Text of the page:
Camus, in his book THE FALL, tells the story of a successful Paris
lawyer, Jean Baptiste Clamence. He is above reproach in his professional
life. He has never accepted a bribe or stooped to a shady deal. He
takes up the cause of the poor and defenseless free of charge. He
does small acts of kindness, such as helping a blind person across
the street, at every opportunity. He is a model citizen - responsible,
virtuous and respected.
He believes he is sincere.
Yet within him there is immense pride and satisfaction in his own
excellence. He owes nothing to anybody, but many people are indebted
to him. He looks upon himself as a kind of moral superman.
Then late one evening something
happens that causes the music to stop and the lights to go out of
his life. As he crosses a bridge he passes a young woman. A few moments
later he hears a splash, as of someone falling into the water, and
a cry for help. He hears the cry several times but he does nothing.
He goes away slowly trembling from cold and shock, and tells nobody
about what happened.
But the incident had a terrible
effect on him. It shattered his illusion of his own virtue and goodness.
Why had he not gone to the rescue of the drowning girl? Suddenly he
begins to see himself as he really is - a phony, a play-actor, a man
bursting with vanity, pride, anger, lust and shrewd selfishness. Unable
to take what he discovers about himself he closes his office and throws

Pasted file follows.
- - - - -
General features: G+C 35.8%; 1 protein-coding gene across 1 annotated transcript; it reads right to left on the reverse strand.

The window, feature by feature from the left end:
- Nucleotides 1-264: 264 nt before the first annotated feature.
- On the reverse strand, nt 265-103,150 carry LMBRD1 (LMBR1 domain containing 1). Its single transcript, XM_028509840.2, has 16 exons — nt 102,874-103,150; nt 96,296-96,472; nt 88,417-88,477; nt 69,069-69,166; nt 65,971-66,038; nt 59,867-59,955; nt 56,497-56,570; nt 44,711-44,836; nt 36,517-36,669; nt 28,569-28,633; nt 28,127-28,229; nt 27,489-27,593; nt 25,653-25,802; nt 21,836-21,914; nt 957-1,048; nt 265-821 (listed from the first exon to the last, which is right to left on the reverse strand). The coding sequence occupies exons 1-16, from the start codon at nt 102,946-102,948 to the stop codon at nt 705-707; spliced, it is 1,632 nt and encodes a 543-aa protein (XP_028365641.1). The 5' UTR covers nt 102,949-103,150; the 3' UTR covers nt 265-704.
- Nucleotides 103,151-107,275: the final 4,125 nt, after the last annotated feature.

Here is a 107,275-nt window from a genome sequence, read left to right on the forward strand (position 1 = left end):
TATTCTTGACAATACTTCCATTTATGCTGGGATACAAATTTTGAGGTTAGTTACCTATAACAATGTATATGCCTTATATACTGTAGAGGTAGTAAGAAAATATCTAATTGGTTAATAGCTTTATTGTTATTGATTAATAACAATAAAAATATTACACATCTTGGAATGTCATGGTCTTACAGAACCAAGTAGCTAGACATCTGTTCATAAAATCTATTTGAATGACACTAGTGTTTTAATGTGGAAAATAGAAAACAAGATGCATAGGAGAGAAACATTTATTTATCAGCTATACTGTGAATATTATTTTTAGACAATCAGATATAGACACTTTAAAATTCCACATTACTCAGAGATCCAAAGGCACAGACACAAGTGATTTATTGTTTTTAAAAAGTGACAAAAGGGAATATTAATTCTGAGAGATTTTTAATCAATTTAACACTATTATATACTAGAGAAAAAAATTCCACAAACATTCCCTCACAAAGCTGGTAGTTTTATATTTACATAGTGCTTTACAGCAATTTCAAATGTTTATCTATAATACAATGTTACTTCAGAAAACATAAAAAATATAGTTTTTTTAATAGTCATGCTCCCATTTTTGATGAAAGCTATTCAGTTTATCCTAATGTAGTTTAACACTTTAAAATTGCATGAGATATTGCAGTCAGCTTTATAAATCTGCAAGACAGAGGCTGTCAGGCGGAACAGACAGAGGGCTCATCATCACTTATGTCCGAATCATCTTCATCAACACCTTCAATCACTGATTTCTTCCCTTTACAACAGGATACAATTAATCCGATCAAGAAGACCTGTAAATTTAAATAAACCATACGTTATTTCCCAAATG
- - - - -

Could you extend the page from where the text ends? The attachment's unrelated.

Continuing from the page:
himself into a world of alcohol and debauchery. He ends up frequenting
bars where he tries to tell his story to anyone who will give him
an ear. But it is all hopeless because in his world there is no redemption,
no way out. And that is how the story ends.
The trap of shrewd selfishness
is a great one, especially for so-called virtuous people. We who think
we give our services "for free" can often be receiving a
rich but destructive reward in the adulation we give to ourselves
and in the admiration that we imagine we get from others.
In today's Gospel we have Jesus beginning his ministry by announcing
good news. "The Kingdom of God is at hand. Repent and believe
the good news." What is this good news? Essentially it is that
forgiveness is available and that recovery is possible. One can find
one's true self even after a disastrous fall, or maybe precisely through
the fall itself. The fall - a failure in business, the breakdown of
a relationship, a serious personal sin - may be exactly what we need
to open our eyes to our true selves.
Often our traditional kind
of prayer is geared to asking God to help us to achieve the objects
of our pride or shrewd selfishness. We tell God what we want to boost
our power, prestige and possessions and we feel betrayed by him if
we do not get what we want. In meditation, on the other hand, we ask
for nothing. We just be in God's presence. But it is impossible to
just be in silence and to continue in our shrewd selfishness. We cannot
continue to be silent and to be basically and interiorly dishonest.
Most of us can identify with
the lawyer in Camus' story. No matter how we appear to others, deep
down we know that we are not the people that we should be. We all
have had our falls and failures. The good news is that we are not
forever prisoners of our past. We are still loved by God and this
love is unconditional. Sometimes God even allows a fall to help us
see ourselves as we truly are. God's love, mercy, and forgiveness
are available to us if we are open to receive them. We are sinners
but we are forgiven sinners. The practice of meditation helps us shrewd
selfish people to first recognize our selfishness and then to accept
the great joy of being forgiven. It helps us to leave self and everything
behind to really follow Jesus "to become fishers of people"
as the disciples did in today's Gospel.
into Silence - A Pathway to Life. Copyright © 1998 by Claretian
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